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On a hot day a quick stop at a convenience store can be deadly for a dog, child, elderly person, or others with medical issues from heat danger. Rancho Coastal Humane Society (RCHS) spokesman John Van Zante will demonstrate the danger when he locks himself in a closed vehicle this Thursday, June 15 at 2:00 PM at the shelter at 389 Requeza Street in Encinitas.
Van Zante says, “High temperatures can be hazardous or even deadly. Common sense can save a life. The temperature in a closed vehicle can rise as much as 30 degrees in less than 5 minutes. In the time it takes to go into a store and buy a loaf of bread, the temperature in your vehicle can go from comfortable to deadly.”
“Most of us know that it gets really hot in a closed vehicle,” says Van Zante. “It’s a case of the temperature rising much higher and much faster that we realize.”
Owners don’t recognize the symptoms that their pets or family members are overheating. The longer they wait the higher the risk of organ damage or death. Dogs don’t sweat. They pant. When they can’t pant fast enough, and when the air inside a closed vehicle or room is nearo their body temperature of around 103 degrees, it can cause heat exhaustion. Symptoms include rapid panting, reddening of their gums and the skin inside the ears, vomiting, and diarrhea. If this occurs, take your dog to a cool place and offer it sips (not drinks) of water. Dampen the dog with cool (not cold) water.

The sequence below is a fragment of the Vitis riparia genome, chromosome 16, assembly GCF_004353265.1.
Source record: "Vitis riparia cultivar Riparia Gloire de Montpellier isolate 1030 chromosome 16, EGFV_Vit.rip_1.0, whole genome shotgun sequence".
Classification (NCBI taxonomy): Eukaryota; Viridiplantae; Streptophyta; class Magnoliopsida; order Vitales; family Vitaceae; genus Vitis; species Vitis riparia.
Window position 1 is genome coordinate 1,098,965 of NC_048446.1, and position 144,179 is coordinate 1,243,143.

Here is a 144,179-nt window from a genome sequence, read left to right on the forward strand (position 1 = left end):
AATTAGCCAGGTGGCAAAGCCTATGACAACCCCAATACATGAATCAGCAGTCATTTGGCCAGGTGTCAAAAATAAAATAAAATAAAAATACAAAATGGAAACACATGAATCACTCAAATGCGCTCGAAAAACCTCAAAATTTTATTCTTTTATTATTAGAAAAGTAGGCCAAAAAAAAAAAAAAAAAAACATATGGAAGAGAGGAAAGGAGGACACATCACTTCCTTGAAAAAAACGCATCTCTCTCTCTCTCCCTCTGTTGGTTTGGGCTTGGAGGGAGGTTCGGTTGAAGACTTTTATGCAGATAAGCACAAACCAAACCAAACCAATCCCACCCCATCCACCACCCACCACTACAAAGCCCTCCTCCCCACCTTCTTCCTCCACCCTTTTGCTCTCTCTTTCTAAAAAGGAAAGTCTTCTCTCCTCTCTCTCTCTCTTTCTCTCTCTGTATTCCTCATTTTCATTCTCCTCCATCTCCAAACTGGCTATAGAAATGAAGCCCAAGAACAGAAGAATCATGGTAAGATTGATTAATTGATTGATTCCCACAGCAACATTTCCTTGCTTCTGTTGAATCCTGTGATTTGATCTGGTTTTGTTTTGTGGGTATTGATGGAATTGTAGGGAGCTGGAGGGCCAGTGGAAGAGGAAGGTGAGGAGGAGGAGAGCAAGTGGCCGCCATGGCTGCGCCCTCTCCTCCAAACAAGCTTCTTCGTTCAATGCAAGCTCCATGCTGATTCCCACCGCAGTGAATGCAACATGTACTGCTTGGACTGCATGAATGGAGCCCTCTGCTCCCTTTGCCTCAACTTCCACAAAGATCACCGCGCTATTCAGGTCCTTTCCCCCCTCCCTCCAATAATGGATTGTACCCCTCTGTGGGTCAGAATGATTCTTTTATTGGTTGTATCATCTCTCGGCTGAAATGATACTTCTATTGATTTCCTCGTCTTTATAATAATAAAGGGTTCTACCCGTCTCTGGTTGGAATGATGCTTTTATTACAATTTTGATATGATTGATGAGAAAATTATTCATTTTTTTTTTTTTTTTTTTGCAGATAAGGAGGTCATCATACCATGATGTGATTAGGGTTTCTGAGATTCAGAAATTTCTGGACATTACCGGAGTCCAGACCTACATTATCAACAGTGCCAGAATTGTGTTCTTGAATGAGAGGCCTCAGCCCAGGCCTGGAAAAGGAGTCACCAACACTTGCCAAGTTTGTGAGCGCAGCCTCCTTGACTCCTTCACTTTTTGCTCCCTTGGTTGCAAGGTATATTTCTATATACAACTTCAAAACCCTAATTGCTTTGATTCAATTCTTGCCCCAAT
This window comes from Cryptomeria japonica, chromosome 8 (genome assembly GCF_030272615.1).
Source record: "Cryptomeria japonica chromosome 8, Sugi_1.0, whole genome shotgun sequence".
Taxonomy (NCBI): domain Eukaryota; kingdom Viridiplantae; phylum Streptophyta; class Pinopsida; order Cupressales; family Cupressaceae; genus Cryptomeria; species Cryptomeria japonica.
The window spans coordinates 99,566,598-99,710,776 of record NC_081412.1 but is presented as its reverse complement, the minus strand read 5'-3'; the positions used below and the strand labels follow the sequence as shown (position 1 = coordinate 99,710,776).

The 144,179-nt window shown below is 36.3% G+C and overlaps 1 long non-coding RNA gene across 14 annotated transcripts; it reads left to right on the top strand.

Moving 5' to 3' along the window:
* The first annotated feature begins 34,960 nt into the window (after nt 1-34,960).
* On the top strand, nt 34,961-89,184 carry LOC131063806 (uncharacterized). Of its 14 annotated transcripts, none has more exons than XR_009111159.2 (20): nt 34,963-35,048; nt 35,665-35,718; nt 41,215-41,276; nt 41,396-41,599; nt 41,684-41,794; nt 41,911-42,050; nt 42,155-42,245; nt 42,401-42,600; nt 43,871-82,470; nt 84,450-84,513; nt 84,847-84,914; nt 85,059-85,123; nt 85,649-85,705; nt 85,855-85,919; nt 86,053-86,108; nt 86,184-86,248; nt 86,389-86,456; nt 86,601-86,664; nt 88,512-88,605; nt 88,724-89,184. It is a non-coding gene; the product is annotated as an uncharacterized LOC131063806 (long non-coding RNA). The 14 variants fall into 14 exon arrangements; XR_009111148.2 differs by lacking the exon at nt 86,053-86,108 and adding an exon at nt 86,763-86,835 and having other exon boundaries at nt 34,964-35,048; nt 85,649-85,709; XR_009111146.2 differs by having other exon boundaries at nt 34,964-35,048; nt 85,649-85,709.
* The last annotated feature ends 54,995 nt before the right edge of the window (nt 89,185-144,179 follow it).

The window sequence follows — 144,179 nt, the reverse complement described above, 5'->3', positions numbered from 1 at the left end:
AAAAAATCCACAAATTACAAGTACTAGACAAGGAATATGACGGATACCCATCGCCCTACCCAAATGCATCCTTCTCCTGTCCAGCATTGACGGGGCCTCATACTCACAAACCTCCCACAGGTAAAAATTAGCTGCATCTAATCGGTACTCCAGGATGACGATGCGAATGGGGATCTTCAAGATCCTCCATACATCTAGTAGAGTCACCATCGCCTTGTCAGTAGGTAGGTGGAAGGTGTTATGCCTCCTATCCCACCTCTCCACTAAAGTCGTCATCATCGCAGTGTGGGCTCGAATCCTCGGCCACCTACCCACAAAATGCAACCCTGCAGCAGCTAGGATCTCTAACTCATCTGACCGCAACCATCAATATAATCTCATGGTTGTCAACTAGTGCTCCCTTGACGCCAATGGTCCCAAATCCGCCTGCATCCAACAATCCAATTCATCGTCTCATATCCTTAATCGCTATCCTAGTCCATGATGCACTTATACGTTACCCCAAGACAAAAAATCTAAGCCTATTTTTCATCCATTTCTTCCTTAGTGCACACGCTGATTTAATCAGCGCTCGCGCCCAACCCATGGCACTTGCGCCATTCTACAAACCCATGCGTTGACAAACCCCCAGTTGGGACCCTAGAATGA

If you discover the symptoms too late or the initial treatment isn’t enough your dog could suffer heat stroke. Organs will shut down. If that happens, get emergency veterinary care. A dog may seem disoriented and walk like it’s drunk. Other symptoms include: Confusion, Drooling, Dry gums, Lethargy, Loss of consciousness, Rapid heartbeat, Bleeding, Refusal to drink, and a Body temperature of 105 degrees or more.
If you believe your dog is suffering from heat stroke, hose it down with cool (not cold) water then rush him to the nearest vet (even if it’s not your regular vet.). If its temperature stays above 105 degrees, damage to the major organs (brain, heart, kidneys, liver) occurs.
The public is invited to the Heat Danger news conference and demonstration beginning at 2:00 PM this Thursday, June 15 at Rancho Coastal Humane Society at 389 Requeza Street in Encinitas. For more information log on to www.sdpets.org or call 760-753-6413.
(Members of the media are welcome to join me in the vehicle at their own risk.)